Davisson: Using DNA to keep our state safe

Posted by: Abigail Campbell  | Friday, October 19, 2018

Technology is becoming increasingly more effective in identifying criminals and keeping our community safe. The Indiana State Police is putting a new law to good use. By collecting a DNA profile from anyone arrested for a felony crime, we now have the tools to help identify serial offenders, exonerate the innocent and close unsolved crimes.

According to the Department of Justice, DNA can be used to solve crimes by comparing DNA profiles of suspects or by linking DNA profiles to other crime scenes. Additionally, DNA can be used to prove the innocence of those wrongly convicted of a crime.

The new law, which I supported, allows law enforcement to take a cheek swab after a person has been arrested for a felony. That cheek swab generates a DNA profile of the individual. The profile is then put into the Combined DNA Index System or CODIS for comparison to other profiles nationwide. If a DNA profile matches any profile in the system, it will produce what law enforcement call a ‘hit.’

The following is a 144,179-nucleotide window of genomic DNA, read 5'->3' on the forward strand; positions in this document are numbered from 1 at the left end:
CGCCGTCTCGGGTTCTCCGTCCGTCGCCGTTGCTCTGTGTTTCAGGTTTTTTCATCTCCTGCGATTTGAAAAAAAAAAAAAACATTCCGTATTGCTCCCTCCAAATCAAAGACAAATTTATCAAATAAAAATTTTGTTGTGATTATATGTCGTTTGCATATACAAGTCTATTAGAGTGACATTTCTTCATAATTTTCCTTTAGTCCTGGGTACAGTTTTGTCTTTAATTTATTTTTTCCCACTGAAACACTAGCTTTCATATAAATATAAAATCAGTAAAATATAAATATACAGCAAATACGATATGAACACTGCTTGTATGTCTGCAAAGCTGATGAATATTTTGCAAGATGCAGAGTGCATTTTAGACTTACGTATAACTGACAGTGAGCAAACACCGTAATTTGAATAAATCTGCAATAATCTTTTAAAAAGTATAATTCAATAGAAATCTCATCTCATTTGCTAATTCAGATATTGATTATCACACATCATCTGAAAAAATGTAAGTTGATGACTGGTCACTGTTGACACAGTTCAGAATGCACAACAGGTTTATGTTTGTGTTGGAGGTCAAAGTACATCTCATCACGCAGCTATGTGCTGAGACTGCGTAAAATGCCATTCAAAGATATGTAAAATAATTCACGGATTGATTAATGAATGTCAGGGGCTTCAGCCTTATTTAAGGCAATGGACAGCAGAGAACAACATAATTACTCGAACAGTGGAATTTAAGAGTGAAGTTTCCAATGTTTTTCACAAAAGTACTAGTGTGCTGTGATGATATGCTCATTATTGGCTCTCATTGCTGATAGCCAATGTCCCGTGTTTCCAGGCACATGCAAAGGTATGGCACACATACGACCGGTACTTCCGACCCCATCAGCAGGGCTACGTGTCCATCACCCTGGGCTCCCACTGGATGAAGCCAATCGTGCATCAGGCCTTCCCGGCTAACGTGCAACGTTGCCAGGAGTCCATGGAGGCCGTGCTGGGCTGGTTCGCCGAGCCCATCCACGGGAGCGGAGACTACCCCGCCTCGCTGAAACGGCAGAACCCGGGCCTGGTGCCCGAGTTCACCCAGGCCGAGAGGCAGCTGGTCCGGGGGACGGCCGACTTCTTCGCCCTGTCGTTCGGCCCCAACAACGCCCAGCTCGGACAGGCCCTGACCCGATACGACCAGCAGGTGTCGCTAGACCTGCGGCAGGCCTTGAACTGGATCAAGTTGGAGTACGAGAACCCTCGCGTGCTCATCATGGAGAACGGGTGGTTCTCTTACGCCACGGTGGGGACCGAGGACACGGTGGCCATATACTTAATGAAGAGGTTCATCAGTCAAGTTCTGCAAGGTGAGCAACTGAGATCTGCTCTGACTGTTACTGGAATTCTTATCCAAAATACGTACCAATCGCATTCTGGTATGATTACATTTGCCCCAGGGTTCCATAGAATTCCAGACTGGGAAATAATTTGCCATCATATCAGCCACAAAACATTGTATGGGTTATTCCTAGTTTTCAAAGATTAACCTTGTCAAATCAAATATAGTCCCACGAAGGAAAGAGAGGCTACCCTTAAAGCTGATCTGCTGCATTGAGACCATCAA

CODIS is a powerful, nation-wide computer network that allows law enforcement to work collaboratively and compare DNA profiles in an effort to fight crime. Since Indiana began using this policy in January, nearly 7,000 investigations have been given new information nationwide with the help of the CODIS program. If a person is arrested of a felony and then acquitted of their crime, the felony charges are dropped, or felony charges are not filed within 365 days of a person’s arrest then their DNA profile will be removed from CODIS.

To learn more about how CODIS is helping fight crimes across the state and nationwide, visit in.gov/isp/labs and lick on the “Biology and Combined DNA Index System” tab on the left.

If you have any questions or input, contact me at 312-232-9769 or h73@iga.in.gov.

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State Rep. Steve Davisson (R-Salem) represents House District 73,

Washington County, and portions of Orange, Lawrence, Jackson, Clark and Harrison counties. 

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